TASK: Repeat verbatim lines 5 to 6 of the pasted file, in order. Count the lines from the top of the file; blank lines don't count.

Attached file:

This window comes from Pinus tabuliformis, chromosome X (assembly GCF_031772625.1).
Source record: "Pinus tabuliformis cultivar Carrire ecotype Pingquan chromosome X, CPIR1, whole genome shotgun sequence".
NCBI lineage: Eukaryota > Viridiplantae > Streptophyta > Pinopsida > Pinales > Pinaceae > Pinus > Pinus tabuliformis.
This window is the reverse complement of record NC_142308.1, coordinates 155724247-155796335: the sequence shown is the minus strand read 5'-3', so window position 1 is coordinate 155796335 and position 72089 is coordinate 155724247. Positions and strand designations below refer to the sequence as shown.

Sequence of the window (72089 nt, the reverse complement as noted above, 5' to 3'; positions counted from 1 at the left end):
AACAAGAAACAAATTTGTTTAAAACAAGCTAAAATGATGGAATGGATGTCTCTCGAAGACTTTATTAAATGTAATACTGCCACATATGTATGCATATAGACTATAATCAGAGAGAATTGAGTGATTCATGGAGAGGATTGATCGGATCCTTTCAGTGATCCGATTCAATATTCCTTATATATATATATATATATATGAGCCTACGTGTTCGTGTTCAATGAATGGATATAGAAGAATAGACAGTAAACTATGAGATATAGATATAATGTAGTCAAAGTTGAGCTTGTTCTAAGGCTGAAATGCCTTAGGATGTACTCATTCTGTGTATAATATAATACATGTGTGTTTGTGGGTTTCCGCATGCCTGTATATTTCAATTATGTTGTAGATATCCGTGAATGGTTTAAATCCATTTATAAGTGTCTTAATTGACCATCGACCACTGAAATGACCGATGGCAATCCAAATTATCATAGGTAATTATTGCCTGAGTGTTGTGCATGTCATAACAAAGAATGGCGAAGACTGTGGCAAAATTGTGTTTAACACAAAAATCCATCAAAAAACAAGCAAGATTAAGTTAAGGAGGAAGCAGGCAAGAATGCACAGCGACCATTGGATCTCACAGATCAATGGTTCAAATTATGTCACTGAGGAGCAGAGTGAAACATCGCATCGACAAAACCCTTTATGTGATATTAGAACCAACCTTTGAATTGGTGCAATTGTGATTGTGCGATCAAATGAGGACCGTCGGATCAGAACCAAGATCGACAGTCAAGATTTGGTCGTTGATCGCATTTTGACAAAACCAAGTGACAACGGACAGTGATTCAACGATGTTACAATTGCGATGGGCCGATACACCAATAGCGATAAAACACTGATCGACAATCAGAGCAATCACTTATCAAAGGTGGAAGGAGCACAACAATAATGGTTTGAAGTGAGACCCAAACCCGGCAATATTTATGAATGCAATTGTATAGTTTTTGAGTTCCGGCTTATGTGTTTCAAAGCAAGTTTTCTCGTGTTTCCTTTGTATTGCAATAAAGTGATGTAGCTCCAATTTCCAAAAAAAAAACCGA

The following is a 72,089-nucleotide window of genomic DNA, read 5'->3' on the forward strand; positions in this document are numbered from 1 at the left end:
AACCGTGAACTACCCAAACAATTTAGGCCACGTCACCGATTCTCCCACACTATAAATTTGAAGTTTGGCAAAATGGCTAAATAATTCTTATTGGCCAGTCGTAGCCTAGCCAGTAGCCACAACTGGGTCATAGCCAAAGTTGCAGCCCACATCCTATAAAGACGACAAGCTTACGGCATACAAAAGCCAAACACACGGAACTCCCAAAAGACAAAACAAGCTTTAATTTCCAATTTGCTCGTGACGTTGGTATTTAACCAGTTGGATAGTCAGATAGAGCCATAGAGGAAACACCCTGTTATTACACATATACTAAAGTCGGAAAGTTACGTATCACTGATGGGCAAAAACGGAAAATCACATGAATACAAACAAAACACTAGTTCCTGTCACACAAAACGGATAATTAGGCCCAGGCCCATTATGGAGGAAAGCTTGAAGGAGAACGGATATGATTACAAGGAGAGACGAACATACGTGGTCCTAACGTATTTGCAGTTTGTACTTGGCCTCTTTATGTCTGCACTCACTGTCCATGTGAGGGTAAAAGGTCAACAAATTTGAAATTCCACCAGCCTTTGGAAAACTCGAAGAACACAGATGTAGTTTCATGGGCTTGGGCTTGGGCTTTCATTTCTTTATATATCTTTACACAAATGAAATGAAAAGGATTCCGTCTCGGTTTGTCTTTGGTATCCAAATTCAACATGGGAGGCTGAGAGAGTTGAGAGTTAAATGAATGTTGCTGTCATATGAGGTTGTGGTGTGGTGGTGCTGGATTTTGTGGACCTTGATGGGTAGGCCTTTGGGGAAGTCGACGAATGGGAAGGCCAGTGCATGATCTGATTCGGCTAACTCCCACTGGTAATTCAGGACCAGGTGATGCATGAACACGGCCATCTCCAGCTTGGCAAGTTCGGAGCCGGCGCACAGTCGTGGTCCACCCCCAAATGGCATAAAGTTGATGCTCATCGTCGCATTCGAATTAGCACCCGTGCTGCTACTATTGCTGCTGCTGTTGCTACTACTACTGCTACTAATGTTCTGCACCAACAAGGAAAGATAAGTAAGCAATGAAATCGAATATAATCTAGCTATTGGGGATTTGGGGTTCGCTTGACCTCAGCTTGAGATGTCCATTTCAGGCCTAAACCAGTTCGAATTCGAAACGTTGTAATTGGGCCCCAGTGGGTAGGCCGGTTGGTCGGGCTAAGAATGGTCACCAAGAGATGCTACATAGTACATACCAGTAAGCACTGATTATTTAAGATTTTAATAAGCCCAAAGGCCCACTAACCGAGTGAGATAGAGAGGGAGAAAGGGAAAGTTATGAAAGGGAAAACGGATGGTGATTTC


Sequence of the window (72089 nt, the reverse complement as noted above, 5' to 3'; positions counted from 1 at the left end):
AACAAGAAACAAATTTGTTTAAAACAAGCTAAAATGATGGAATGGATGTCTCTCGAAGACTTTATTAAATGTAATACTGCCACATATGTATGCATATAGACTATAATCAGAGAGAATTGAGTGATTCATGGAGAGGATTGATCGGATCCTTTCAGTGATCCGATTCAATATTCCTTATATATATATATATATATATGAGCCTACGTGTTCGTGTTCAATGAATGGATATAGAAGAATAGACAGTAAACTATGAGATATAGATATAATGTAGTCAAAGTTGAGCTTGTTCTAAGGCTGAAATGCCTTAGGATGTACTCATTCTGTGTATAATATAATACATGTGTGTTTGTGGGTTTCCGCATGCCTGTATATTTCAATTATGTTGTAGATATCCGTGAATGGTTTAAATCCATTTATAAGTGTCTTAATTGACCATCGACCACTGAAATGACCGATGGCAATCCAAATTATCATAGGTAATTATTGCCTGAGTGTTGTGCATGTCATAACAAAGAATGGCGAAGACTGTGGCAAAATTGTGTTTAACACAAAAATCCATCAAAAAACAAGCAAGATTAAGTTAAGGAGGAAGCAGGCAAGAATGCACAGCGACCATTGGATCTCACAGATCAATGGTTCAAATTATGTCACTGAGGAGCAGAGTGAAACATCGCATCGACAAAACCCTTTATGTGATATTAGAACCAACCTTTGAATTGGTGCAATTGTGATTGTGCGATCAAATGAGGACCGTCGGATCAGAACCAAGATCGACAGTCAAGATTTGGTCGTTGATCGCATTTTGACAAAACCAAGTGACAACGGACAGTGATTCAACGATGTTACAATTGCGATGGGCCGATACACCAATAGCGATAAAACACTGATCGACAATCAGAGCAATCACTTATCAAAGGTGGAAGGAGCACAACAATAATGGTTTGAAGTGAGACCCAAACCCGGCAATATTTATGAATGCAATTGTATAGTTTTTGAGTTCCGGCTTATGTGTTTCAAAGCAAGTTTTCTCGTGTTTCCTTTGTATTGCAATAAAGTGATGTAGCTCCAATTTCCAAAAAAAAAACCGA